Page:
Oyster nursery to be established at Glenarm Marina to revive species

Mid and East Antrim Borough Council’s Direct Services Committee has approved a request by Ulster Wildlife to establish an oyster nursery at Glenarm Marina.

The project will be the second of its kind in Northern Ireland. There are currently 16 restoration projects in the UK one of which is an oyster nursery at Bangor Marina.

This nursery is a micro-habitat housing 27 mature oysters that will reproduce and release the next generation of oyster larvae to settle on the seabed at Belfast Lough.  An individual oyster can release up to one million larvae per year.

It is understood an oyster nursery can improve water quality at marinas with one oyster able to filter eight litres of water an hour.

Glenarm Marina.

Councillors were told oysters from Loch Ryan in Scotland will be placed in cages and bags which will hang below the Glenarm Marina pontoons and will not be visible.

The nursery facility is expected to be installed in September and will remain in place for four years with monitoring by Ulster Wildlife.

The native oyster has reportedly suffered from over-fishing and disease and is listed as a species for conservation and restoration by the UK Government’s Biodiversity Action Group.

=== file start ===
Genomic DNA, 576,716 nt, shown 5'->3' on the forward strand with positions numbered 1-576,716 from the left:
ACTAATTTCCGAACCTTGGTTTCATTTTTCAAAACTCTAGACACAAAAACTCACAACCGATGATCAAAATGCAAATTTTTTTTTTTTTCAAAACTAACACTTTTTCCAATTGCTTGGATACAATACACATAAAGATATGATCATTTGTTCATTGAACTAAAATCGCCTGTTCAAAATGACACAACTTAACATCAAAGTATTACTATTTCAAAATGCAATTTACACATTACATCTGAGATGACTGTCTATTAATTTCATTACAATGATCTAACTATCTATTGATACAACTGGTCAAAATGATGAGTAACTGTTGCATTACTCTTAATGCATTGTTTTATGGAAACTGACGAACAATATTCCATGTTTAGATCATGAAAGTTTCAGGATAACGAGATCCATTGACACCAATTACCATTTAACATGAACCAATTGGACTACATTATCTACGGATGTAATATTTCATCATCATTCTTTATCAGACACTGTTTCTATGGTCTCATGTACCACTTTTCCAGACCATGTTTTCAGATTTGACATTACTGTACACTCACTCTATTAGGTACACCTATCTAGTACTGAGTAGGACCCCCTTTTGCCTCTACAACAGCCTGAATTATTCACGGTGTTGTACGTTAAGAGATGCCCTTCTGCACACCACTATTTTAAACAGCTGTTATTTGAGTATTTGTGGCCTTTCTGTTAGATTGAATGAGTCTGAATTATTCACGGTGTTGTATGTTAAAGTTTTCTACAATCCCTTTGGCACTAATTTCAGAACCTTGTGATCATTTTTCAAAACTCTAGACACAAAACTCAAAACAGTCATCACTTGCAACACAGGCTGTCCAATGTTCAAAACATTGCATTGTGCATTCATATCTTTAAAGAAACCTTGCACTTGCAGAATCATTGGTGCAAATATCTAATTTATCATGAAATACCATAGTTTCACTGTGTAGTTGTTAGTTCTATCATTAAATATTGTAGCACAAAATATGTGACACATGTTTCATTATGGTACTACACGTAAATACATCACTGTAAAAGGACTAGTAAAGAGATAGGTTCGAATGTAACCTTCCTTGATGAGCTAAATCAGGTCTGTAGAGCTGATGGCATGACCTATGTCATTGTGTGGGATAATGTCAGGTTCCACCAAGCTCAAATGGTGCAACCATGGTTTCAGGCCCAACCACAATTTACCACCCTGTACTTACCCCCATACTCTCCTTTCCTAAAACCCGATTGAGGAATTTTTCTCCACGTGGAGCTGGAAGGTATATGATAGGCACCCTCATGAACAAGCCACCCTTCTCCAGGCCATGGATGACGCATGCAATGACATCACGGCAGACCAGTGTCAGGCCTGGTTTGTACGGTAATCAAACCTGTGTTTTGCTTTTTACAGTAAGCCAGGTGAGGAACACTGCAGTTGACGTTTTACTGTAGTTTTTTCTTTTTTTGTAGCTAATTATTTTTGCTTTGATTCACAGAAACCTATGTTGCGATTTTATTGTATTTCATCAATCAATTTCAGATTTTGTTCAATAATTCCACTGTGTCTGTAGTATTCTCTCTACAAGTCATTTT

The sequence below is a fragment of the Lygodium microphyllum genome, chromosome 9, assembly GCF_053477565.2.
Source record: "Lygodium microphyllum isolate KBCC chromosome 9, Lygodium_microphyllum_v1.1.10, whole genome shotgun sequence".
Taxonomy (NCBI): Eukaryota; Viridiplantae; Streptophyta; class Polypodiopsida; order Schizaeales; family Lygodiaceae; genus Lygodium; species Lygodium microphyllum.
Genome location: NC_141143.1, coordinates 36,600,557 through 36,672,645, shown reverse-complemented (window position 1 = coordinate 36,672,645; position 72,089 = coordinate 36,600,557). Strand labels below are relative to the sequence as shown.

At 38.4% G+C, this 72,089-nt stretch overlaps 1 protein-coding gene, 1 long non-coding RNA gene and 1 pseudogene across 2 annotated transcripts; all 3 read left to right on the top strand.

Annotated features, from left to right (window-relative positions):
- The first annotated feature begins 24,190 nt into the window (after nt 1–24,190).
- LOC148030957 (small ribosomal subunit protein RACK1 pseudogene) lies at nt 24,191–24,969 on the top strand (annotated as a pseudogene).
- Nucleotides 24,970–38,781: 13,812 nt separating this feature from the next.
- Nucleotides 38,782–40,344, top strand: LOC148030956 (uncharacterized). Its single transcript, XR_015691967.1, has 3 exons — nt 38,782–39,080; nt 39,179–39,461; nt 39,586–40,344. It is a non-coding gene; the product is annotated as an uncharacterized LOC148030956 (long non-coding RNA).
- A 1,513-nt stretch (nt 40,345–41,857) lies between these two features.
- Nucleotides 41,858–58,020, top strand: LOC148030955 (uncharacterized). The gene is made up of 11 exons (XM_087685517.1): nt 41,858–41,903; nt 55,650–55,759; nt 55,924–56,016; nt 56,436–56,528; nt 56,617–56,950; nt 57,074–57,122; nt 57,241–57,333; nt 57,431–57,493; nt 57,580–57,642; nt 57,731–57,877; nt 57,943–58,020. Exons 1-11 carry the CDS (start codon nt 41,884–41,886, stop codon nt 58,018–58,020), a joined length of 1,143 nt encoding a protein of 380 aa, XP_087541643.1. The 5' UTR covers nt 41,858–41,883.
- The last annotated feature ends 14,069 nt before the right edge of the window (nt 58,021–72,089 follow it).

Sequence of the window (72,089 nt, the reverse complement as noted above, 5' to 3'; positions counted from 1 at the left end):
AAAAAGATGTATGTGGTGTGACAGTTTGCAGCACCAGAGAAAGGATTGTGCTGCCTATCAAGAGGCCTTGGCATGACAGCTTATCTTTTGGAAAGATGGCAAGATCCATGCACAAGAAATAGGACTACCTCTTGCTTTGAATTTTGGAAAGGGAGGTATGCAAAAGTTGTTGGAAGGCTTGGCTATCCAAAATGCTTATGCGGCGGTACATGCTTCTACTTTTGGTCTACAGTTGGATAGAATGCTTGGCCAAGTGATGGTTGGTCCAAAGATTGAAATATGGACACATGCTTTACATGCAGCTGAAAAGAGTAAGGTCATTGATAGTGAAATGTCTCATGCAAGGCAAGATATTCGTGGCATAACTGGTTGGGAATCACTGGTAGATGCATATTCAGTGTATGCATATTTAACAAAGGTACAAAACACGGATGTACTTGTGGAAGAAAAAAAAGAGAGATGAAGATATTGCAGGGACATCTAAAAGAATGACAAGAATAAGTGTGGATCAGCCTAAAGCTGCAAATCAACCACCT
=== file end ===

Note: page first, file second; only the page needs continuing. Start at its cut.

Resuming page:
Exciting Project

Commenting after the meeting, Dr Dave Smyth, Ulster Wildlife, said: “Ulster Wildlife will be working with DAERA funding and the support of Mid and East Antrim Borough Council to deliver this exciting project.

“Historically Glenarm and Larne Lough accommodated highly abundant native oyster beds which supported an extensive fishery.

“However, over-exploitation and reductions in water quality lead to the collapse of the entire native UK and European oyster beds which were intensely fished between the 1700 and late-1800s.

“The oyster population couldn’t sustain the intensity of the fishing pressure and the oyster beds were considered collapsed by Fishery Commissioners in 1903.

“It is hoped this project will raise awareness of the ecological benefits that the native oyster can provide to the marine environment and act a first step in returning this iconic bivalve to a region where it was once prolific.”

A report to councillors says there was an oyster fishery in Larne Lough from 1800 until 1840 when 30 boats were said to trawl the oyster beds which were “prized for significant size and weight”.

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In Belfast Lough, oyster fishing reportedly took place between 1780 and 1830 which resulted in 60,000 tonnes being landed annually. All fisheries in Northern Ireland were considered to be extinct in 1903.

Michelle Weir, Local Democracy Reporter